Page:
Epidemic Quotes

Quotes tagged as "epidemic" Showing 1-20 of 20
Erin Merryn
“My goal in going public was not to put my extended family to shame, or to get back at Brian for abusing my sister and me; rather, my mission was to give a face and voice to an epidemic that society stays hushed about.”
Erin Merryn, Living for Today: From Incest and Molestation to Fearlessness and Forgiveness

Laura van den Berg
“Is there any greater mystery than the separateness of each person?”
Laura van den Berg, Find Me

“We have a genuine and devastating epidemic of opiate abuse in this country, and it is of critical importance that this problem be addressed. But we must do so in a way that doesn’t cut off an effective (and often the only) treatment for the chronically ill, many of whom are able to function in this world at all only because of the small respite that responsible opiate use provides.”
Michael Bihovsky

Diane Chamberlain
“Incest, rape and abuse is rampant everywhere, even in our churches, but society is silent. It is a silent epidemic. One in three women will experience a sexual assault in her lifetime and one in six males, yet we don't speak of it, even in our churches!”
Diane Chamberlain, Conduct Unbecoming: Rape, Torture, and Post Traumatic Stress Disorder from Military Commanders

“the media coverage of the ‘opiate epidemic’ as driven by pill pushing-doctors and by pain patients worries me a lot, and I think it is already being used to forward the idea that people in chronic pain should not have access to relief from their pain.”
Anita Gupta

Israelmore Ayivor
“Intellectual death is endemic in areas where people are not prepared to gain new information for development. Learning is the intervention!”
Israelmore Ayivor, The Great Hand Book of Quotes

“Nature had been fucked with. And Mother was pissed.”... Mother Nature was funny that way. Complex. Unpredictable.
And unforgiving as hell if you fucked around with her.”
Chuck Grossartm

“Ignorance is nothing more than an epidemic of people who want to stay sick.”
Kaya Carvajal

“In her book claiming that allegations of ritualistic abuse are mostly confabulations, La Fontaine’s (1998) comparison of social workers to ‘nazis’ shows the depth of feeling evident amongst many sceptics. However, this raises an important question: Why did academics and journalists feel so strongly about allegations of ritualistic abuse, to the point of pervasively misrepresenting the available evidence and treating women disclosing ritualistic abuse, and those workers who support them, with barely concealed contempt? It is of course true that there are fringe practitioners in the field of organised abuse, just as there are fringe practitioners in many other health-related fields. However, the contrast between the measured tone of the majority of therapists and social workers writing on ritualistic abuse, and the over-blown sensationalism of their critics, could not be starker. Indeed, Scott (2001) notes with irony that the writings of those who claimed that ‘satanic ritual abuse’ is a ‘moral panic’ had many of the features of a moral panic: scapegoating therapists, social workers and sexual abuse victims whilst warning of an impending social catastrophe brought on by an epidemic of false allegations of sexual abuse. It is perhaps unsurprising that social movements for people accused of sexual abuse would engage in such hyperbole, but why did this rhetoric find so many champions in academia and the media?”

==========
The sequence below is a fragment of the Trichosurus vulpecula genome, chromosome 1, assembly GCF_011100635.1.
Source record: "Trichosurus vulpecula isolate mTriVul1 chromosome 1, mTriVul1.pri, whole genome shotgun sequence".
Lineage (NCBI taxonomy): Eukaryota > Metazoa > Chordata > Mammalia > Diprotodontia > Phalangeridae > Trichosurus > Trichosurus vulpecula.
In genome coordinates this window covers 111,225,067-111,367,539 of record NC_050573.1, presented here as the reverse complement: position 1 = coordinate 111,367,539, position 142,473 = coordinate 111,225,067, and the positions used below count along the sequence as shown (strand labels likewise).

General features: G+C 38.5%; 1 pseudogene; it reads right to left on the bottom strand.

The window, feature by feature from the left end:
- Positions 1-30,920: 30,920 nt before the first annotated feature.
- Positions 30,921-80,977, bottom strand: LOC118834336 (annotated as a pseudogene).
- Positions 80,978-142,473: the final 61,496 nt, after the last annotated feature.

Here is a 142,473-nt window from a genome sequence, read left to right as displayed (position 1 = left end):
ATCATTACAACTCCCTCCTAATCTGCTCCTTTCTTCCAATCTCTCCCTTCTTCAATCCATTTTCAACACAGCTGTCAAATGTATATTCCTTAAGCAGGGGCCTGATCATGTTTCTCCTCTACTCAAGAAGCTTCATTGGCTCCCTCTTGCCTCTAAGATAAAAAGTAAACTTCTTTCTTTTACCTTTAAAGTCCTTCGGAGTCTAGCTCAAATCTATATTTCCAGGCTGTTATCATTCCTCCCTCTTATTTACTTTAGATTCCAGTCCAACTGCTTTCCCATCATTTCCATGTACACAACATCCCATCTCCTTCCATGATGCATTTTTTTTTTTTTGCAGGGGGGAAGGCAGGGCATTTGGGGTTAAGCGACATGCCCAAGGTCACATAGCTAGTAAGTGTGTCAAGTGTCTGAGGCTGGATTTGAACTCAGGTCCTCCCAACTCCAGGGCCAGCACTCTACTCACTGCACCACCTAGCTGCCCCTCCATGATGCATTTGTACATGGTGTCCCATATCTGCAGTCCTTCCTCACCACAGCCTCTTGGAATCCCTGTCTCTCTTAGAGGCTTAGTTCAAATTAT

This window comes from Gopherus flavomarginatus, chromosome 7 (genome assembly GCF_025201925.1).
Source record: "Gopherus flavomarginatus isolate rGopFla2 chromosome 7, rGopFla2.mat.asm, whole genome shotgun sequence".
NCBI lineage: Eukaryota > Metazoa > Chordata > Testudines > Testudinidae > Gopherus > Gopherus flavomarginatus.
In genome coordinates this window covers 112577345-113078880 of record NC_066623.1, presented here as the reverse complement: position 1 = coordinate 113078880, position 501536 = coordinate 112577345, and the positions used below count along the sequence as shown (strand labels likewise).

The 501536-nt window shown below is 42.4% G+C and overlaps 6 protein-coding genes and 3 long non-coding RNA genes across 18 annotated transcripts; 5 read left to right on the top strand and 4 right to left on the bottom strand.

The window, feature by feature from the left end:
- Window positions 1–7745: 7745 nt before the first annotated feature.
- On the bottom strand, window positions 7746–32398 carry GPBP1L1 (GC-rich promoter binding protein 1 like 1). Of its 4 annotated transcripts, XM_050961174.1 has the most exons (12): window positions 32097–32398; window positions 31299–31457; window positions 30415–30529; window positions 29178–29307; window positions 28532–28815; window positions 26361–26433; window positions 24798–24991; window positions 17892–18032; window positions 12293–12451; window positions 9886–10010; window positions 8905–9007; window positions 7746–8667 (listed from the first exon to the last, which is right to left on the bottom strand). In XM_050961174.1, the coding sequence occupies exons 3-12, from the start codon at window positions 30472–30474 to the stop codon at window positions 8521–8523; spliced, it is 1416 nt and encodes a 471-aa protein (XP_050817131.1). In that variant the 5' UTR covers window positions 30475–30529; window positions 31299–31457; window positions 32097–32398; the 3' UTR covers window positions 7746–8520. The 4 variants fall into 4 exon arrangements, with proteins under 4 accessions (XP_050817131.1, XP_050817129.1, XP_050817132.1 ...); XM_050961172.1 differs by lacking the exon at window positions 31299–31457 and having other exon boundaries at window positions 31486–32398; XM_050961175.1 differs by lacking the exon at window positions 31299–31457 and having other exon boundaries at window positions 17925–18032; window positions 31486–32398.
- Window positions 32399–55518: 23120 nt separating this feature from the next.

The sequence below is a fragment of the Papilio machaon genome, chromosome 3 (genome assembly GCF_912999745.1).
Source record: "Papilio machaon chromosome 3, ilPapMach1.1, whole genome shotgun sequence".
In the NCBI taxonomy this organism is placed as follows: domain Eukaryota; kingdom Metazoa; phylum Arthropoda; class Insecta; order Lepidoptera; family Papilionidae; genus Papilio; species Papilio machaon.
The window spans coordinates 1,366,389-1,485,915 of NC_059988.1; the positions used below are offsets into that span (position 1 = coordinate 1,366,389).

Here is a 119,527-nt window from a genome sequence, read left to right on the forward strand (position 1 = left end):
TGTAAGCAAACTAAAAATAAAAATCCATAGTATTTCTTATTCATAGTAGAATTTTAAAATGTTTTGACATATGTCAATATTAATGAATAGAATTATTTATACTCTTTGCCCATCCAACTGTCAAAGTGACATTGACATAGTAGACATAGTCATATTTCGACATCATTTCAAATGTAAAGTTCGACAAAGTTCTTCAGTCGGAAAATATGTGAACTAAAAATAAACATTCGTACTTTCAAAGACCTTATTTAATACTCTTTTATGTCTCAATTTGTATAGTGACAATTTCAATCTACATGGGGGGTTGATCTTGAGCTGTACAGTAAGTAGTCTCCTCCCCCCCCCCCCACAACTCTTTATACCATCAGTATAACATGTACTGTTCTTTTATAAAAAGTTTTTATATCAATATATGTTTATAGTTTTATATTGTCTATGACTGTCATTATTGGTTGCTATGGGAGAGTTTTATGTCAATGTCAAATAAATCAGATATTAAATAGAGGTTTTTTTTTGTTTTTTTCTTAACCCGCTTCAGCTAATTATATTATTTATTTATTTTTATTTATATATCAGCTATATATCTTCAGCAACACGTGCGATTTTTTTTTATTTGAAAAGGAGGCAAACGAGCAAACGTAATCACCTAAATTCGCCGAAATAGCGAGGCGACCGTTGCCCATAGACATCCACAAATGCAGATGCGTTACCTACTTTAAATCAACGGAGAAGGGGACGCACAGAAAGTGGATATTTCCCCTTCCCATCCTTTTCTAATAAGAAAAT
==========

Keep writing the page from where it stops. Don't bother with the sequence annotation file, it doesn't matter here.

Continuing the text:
Michael Salter, Organised Sexual Abuse

Christine Feehan
“Am I going to crave blood, raw steak, that kind of thing?” Gary asked, straight-faced.
“Well, actually…” Savannah started.
“I do not have rabies.” Gregori silenced her with a look. “I am not contagious.”
“All the books say if you drink my blood, I get to drink your blood, and then I’m like you.” Gary sounded slightly disappointed.
“Some people grow bat wings,” Savannah admitted, her teeth tugging at her lower lip. “That’s where Batman came from. And capes, all those swirling capes. A regular epidemic. It’s from our blood, a kind of allergic reaction. Don’t worry, you would be showing signs already if you were one of those with a problem.”
“Is she always like this?” Gary asked Gregori.
“She gets worse,” Gregori said truthfully.”
Christine Feehan, Dark Magic

Larry Kramer
“I belong to a culture that includes Proust, Henry James, Tchaikovsky, Cole Porter, Plato, Socrates, Aristotle, Alexander the Great, Michelangelo, Leonardo da Vinci, Christopher Marlowe, Walt Whitman, Herman Melville, Tennessee Williams, Byron, E.M. Forster, Lorca, Auden, Francis Bacon, James Baldwin, Harry Stack Sullivan, John Maynard Keynes, Dag Hammarskjold… These are not invisible men. Poor Bruce. Poor frightened Bruce. Once upon a time you wanted to be a soldier.